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Africa

South Sudan clashes enter second day

Sporadic gunfire continued to ring out in South Sudan's capital, Juba, on Tuesday, with the military claiming to have "cleared out" remnants of a faction of soldiers accused of mounting a coup.

South Sudan's foreign minister Barnaba Marial Benjamin said the military had arrested five political leaders with suspected links to the attempted coup and that many more had yet to be traced.

The minister said former Vice President Riek Machar was at the top of the wanted list. Machar is now believed to be in hiding after he was identified by President Salva Kiir as the political leader favored by a faction of soldiers who tried to seize power earlier this week.

South sudan President Salva Kiir

Salva Kiir imposed an overnight curfew after the coup attempt on Monday

The attempted coup and heavy fighting in South Sudan's capital highlight the bitter fault lines and fragility of the newly-independent nation. It is rich in oil, but grossly impoverished. South Sudan is also awash with guns from the decades of war that led to its independence in July 2011.

Since that date there has been an unending stream of bad news. The country's politicians are said to have embezzled billions of dollars and a dispute with Khartoum over oil froze the country's one viable revenue stream.

This year several key leaders within the ruling SPLM founded an informal group in opposition to President Salva Kiir. Riek Machar, whom Kiir fired as vice-president in the summer, has announced that he intends to stand for president in 2015.

Analysts predict turbulent days ahead

Annette Weber from the Berlin-based think tank German Institute for International and Security Affairs said South Sudanese politics is becoming more diverse.

She believes that if the differences within the SPLM could be fought out in the political arena with the help of elections, rather than on the streets, then there could be a chance of turning South Sudan into a genuine multiparty democracy.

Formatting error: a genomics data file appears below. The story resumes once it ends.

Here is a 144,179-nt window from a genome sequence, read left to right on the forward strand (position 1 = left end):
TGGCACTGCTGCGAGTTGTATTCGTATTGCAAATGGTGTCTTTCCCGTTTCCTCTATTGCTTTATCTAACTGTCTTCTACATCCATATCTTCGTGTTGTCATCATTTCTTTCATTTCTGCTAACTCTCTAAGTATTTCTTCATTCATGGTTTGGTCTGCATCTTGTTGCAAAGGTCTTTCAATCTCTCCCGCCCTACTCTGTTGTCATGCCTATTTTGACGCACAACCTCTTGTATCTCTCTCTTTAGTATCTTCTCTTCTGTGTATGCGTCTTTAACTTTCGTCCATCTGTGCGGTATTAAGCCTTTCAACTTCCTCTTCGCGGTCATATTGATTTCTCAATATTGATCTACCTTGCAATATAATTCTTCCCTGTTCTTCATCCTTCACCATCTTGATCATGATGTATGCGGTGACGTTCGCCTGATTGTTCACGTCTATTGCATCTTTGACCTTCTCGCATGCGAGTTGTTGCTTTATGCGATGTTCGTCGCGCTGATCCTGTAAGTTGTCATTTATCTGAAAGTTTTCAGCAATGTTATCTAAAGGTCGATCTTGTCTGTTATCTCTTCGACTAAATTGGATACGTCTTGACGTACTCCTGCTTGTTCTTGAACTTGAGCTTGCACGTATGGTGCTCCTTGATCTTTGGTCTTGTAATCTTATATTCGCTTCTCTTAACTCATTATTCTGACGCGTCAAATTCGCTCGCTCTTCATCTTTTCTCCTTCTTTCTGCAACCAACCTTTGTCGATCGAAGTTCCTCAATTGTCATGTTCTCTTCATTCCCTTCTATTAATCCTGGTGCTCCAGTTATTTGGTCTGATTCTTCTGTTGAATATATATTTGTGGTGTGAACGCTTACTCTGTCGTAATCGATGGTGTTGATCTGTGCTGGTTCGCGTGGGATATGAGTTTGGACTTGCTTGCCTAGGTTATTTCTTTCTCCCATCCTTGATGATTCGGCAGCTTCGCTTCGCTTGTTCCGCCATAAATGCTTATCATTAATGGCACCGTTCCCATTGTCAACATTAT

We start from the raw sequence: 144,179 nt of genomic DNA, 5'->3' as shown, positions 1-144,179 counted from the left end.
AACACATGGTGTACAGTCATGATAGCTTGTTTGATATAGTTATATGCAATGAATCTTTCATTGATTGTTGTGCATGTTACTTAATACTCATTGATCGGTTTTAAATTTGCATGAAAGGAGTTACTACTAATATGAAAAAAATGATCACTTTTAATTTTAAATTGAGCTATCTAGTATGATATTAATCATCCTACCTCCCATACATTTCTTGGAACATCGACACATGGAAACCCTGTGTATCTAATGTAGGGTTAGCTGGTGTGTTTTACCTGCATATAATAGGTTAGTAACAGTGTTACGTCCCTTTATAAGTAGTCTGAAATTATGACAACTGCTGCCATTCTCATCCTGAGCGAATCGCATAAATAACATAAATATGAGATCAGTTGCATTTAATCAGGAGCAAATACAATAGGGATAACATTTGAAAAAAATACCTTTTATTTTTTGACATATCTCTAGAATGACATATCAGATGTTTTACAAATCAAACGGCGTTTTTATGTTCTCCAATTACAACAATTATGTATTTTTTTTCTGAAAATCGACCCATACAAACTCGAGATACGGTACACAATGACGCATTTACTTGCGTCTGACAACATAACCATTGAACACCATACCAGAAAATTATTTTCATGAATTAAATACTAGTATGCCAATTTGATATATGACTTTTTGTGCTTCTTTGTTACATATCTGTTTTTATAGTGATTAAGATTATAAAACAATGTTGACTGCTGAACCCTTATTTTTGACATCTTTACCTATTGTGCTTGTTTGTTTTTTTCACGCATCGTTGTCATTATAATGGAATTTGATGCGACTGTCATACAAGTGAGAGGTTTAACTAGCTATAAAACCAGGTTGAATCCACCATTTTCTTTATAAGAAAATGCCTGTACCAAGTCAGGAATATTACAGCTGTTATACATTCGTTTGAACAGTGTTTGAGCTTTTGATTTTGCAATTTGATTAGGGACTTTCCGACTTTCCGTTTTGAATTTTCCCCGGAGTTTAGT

Politics in South Sudan is completely dominated by the SPLM, which occupies 90 percent of the seats in parliament and is closely intertwined with the army, police and civil authorities.

Dr. Annette Weber

South Sudan expert Annette Weber says elections could help diffuse tensions in the country

"If you consider how long this generation of politicians has spent waging war in Sudan, then they resort almost automatically to what they can do best, which is to solve conflicts militarily, however unfortunate this may be," Weber said.

In formal terms, it may be a democracy, but there are no political alternatives to the present government.The chances of any such alternative gaining a foothold in South Sudanese political life have now been dashed.

Kiir, whom human rights groups accuse of tightening his grip on power by muzzling the media, could now use this opportunity to dispense with all of his opponents, Weber said. Hence, his unusual decision to appear before the press in combat fatigues.

Marc Lavarne is a French political analyst also specialising in South Sudan. He said the sacking of Vice President Riek Machar in the summer was a "mini-revolution." The government was an alliance of former enemies, he explained.

"The biggest split in the SPLM occurred in 1991. Salva Kiir and Riek Machar were on opposing sides, there was a civil war and 100 thousand people lost their lives. In addition to political differences, there are also ethnic rivalries between the majority Dinka and the minority Nuer. It is these two groups that are the most influential in South Sudan."

Kiir comes from the Dinka, which also holds key positions in the army, while Machar comes from the Nuer, who form a key part of the foot soldiers in the army.

There are fears the latest clashes could increasingly take on an ethnic dimension. However, analysts think the fighting is likely to remain largely political and for that reason there needs to be dialogue to find a political solution.

UN offers shelter

As the clashes entered their second day, the United Nations announced that it was protecting 10,000 civilians at two bases in South Sudan's capital Juba, and urged the warring groups to refrain from ethnic violence.

"It is paramount that the current violence does not assume ethnic dimensions," the special representative of the UN Secretary General, Hilde Johnson, said in a statement.

"The mission is taking every possible step to ensure their safety while they are staying on UNMISS premises," the statement said in a reference to those who had sought shelter. . UNMISS is the English acronym for the United Nations mission in South Sudan.

UN compound in Juba, South Sudan welcomes fleeing residents.

The UNMISS opened its gates for thousands of refugees fleeing the clashes since Monday

"At a time when unity among South Sudanese is more needed than ever, I call on the leaders of this new country and all political factions and parties, as well as community leaders to refrain from any action that fuels ethnic tensions and exacerbates violence," the UN envoy said.

Johnson also emphasised the need for "discipline, command and control in the security forces", amid reports of violent house-to-house search operations underway in Juba.

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